What are the most common birds in your area?
(Before going outside, have the students make a list of all the possible birds they think they might encounter around your school)
Let’s get out there and see for ourselves!
During the first class, go on an identification walk/outing. Have the students list and record what birds you encounter within their personal birding journals. Record the weather, time, temperature, and other variables you deem important. Listen for distinct songs. Look for color, shape, size, and behavior of the birds you see. Make notes that will help with identification for later use. Everyone should keep an active journal of the birds they have seen!
*these questions can be done separately, or included in the final presentation
-What should you do if you find a baby bird on the ground?
-What are the most common nests around school?
-What are the ten most common birds at school?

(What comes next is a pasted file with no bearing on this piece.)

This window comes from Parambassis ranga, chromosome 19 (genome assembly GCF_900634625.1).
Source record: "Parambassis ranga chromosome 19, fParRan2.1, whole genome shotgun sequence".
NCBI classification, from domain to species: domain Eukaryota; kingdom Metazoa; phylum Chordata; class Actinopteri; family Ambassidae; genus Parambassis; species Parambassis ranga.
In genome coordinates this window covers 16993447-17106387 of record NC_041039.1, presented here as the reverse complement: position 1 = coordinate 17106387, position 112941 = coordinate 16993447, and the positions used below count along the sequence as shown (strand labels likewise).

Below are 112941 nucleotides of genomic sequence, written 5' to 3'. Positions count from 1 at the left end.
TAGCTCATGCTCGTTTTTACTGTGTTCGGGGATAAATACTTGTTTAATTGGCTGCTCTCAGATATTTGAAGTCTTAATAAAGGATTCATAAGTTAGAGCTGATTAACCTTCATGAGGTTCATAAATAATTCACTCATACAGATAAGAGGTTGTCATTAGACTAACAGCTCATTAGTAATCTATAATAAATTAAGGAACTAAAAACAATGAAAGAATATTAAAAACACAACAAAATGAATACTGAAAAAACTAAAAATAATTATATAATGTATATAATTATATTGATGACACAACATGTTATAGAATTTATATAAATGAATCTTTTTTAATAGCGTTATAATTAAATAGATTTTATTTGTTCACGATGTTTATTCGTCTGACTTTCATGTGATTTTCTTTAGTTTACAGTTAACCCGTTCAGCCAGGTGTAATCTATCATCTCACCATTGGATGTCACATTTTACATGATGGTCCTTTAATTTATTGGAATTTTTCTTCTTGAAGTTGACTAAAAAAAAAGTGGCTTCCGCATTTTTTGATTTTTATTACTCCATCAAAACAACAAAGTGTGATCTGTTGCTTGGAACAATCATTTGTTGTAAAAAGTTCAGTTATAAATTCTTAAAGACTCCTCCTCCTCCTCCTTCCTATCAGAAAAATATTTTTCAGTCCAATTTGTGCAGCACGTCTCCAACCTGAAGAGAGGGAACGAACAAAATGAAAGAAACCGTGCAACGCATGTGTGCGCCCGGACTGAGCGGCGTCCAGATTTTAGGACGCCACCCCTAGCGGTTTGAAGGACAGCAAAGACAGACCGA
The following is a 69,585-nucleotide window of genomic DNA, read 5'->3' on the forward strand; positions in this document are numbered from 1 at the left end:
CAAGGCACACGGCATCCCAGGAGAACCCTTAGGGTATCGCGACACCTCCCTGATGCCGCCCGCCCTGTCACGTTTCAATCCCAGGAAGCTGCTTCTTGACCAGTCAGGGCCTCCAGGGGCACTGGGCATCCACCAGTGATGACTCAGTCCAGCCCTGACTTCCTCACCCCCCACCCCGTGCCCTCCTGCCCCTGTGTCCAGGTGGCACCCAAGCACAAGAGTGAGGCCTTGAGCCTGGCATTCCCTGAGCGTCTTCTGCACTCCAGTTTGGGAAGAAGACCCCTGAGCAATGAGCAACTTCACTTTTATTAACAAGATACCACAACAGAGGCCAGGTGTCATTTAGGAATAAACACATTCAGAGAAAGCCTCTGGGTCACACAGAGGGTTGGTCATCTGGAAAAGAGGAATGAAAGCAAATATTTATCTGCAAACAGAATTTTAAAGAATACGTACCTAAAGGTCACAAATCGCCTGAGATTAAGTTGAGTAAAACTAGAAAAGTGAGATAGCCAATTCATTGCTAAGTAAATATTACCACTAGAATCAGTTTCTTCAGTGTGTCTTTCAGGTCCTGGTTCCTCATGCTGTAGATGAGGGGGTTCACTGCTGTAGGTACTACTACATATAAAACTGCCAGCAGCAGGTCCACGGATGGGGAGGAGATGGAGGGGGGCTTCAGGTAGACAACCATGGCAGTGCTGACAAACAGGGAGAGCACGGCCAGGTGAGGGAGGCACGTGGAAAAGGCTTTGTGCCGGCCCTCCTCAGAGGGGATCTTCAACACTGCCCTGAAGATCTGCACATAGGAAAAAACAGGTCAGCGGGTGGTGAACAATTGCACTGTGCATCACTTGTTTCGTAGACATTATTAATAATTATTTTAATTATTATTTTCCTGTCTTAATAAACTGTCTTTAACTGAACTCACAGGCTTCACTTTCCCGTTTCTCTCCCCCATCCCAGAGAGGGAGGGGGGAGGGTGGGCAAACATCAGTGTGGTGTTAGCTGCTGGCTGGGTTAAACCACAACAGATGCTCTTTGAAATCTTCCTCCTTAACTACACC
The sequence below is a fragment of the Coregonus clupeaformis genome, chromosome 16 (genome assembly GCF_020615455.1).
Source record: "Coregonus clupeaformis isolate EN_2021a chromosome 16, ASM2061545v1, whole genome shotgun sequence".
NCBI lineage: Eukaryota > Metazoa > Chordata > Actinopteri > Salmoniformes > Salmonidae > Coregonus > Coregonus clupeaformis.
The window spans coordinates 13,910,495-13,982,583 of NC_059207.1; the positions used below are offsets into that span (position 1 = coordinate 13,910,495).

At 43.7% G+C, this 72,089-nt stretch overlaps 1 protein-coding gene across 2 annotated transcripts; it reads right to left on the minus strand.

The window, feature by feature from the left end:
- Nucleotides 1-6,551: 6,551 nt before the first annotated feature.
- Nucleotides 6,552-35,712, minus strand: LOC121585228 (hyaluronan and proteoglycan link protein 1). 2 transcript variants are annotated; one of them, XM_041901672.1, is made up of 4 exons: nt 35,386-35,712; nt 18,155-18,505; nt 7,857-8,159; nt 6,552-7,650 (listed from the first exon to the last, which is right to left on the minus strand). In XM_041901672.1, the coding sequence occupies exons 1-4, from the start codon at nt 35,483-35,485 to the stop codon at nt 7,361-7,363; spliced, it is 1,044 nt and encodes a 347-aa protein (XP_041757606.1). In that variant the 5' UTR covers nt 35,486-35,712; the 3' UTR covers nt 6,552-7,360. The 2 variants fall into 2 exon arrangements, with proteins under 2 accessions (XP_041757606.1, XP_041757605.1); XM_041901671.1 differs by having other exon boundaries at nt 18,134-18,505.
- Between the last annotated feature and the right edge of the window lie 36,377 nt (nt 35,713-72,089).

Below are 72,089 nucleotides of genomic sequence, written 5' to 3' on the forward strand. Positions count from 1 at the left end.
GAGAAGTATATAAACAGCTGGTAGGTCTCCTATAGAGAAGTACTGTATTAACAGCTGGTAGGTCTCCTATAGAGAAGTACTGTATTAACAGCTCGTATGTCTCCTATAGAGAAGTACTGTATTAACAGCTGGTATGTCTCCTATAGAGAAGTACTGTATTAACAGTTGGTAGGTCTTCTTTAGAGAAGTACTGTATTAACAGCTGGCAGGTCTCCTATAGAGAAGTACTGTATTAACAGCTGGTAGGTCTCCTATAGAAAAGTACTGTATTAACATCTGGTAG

-What are the best times to encounter birds in this area?
-For help identifying birds you can go to whatbird.com
-Become a "real" scientist and record your data at www.ebird.org
Create a "birding journal", this should be used to keep notes on behavior and bird ID. The journal should be the source for all birding notes and project data. It will be handed-in at the end on the unit.
Take your class on a birding expidition around your school to better understands what types of bird life occurs in your area. Help them try and identify birds by sight, sound, and behavior. The students should have a birding journal of the birds they encountered; this will be helpful in the bird counts in other projects. Talk about the "best" times to look for birds and why. Look for possible nesting behavior or areas. Get a better understanding of the possible birds you should see and might not see because of limited time.
As a class, you can create an account at www.ebird.org and record your bird findings.